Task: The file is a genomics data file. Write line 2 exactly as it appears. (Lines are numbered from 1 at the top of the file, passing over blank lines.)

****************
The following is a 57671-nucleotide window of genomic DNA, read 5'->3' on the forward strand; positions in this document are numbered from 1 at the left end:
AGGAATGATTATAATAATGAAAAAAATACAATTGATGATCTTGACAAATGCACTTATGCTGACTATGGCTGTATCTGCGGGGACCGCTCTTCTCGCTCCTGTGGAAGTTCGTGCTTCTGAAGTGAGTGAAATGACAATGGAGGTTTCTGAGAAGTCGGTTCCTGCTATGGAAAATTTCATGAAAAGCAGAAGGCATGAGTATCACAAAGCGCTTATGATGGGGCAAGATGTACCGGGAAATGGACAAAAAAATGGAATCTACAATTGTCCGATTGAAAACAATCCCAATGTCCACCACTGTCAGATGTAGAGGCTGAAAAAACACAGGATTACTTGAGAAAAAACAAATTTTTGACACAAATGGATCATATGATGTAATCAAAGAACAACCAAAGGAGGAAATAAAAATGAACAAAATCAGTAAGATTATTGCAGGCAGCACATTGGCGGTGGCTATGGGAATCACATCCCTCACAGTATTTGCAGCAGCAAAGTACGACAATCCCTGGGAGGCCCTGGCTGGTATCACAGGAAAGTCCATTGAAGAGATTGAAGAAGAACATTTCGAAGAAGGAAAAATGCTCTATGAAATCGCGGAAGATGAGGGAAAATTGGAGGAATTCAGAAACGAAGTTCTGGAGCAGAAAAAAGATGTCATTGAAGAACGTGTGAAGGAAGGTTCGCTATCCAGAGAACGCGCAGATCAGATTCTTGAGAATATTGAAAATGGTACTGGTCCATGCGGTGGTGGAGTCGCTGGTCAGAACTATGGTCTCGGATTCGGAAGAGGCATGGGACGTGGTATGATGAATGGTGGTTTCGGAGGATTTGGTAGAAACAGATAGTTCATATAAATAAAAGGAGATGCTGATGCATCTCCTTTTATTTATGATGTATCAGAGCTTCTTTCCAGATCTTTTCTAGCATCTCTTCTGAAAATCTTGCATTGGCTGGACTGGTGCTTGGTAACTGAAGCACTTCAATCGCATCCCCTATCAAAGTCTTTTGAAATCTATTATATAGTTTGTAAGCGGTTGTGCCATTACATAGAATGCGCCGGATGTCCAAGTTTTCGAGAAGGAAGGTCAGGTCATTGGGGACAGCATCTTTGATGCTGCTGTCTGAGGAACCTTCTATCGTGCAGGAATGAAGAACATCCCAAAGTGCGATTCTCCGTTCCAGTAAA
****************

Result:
AGGAATGATTATAATAATGAAAAAAATACAATTGATGATCTTGACAAATGCACTTATGCTGACTATGGCTGTATCTGCGGGGACCGCTCTTCTCGCTCCTGTGGAAGTTCGTGCTTCTGAAGTGAGTGAAATGACAATGGAGGTTTCTGAGAAGTCGGTTCCTGCTATGGAAAATTTCATGAAAAGCAGAAGGCATGAGTATCACAAAGCGCTTATGATGGGGCAAGATGTACCGGGAAATGGACAAAAAAATGGAATCTACAATTGTCCGATTGAAAACAATCCCAATGTCCACCACTGTCAGATGTAGAGGCTGAAAAAACACAGGATTACTTGAGAAAAAACAAATTTTTGACACAAATGGATCATATGATGTAATCAAAGAACAACCAAAGGAGGAAATAAAAATGAACAAAATCAGTAAGATTATTGCAGGCAGCACATTGGCGGTGGCTATGGGAATCACATCCCTCACAGTATTTGCAGCAGCAAAGTACGACAATCCCTGGGAGGCCCTGGCTGGTATCACAGGAAAGTCCATTGAAGAGATTGAAGAAGAACATTTCGAAGAAGGAAAAATGCTCTATGAAATCGCGGAAGATGAGGGAAAATTGGAGGAATTCAGAAACGAAGTTCTGGAGCAGAAAAAAGATGTCATTGAAGAACGTGTGAAGGAAGGTTCGCTATCCAGAGAACGCGCAGATCAGATTCTTGAGAATATTGAAAATGGTACTGGTCCATGCGGTGGTGGAGTCGCTGGTCAGAACTATGGTCTCGGATTCGGAAGAGGCATGGGACGTGGTATGATGAATGGTGGTTTCGGAGGATTTGGTAGAAACAGATAGTTCATATAAATAAAAGGAGATGCTGATGCATCTCCTTTTATTTATGATGTATCAGAGCTTCTTTCCAGATCTTTTCTAGCATCTCTTCTGAAAATCTTGCATTGGCTGGACTGGTGCTTGGTAACTGAAGCACTTCAATCGCATCCCCTATCAAAGTCTTTTGAAATCTATTATATAGTTTGTAAGCGGTTGTGCCATTACATAGAATGCGCCGGATGTCCAAGTTTTCGAGAAGGAAGGTCAGGTCATTGGGGACAGCATCTTTGATGCTGCTGTCTGAGGAACCTTCTATCGTGCAGGAATGAAGAACATCCCAAAGTGCGATTCTCCGTTCCAGTAAA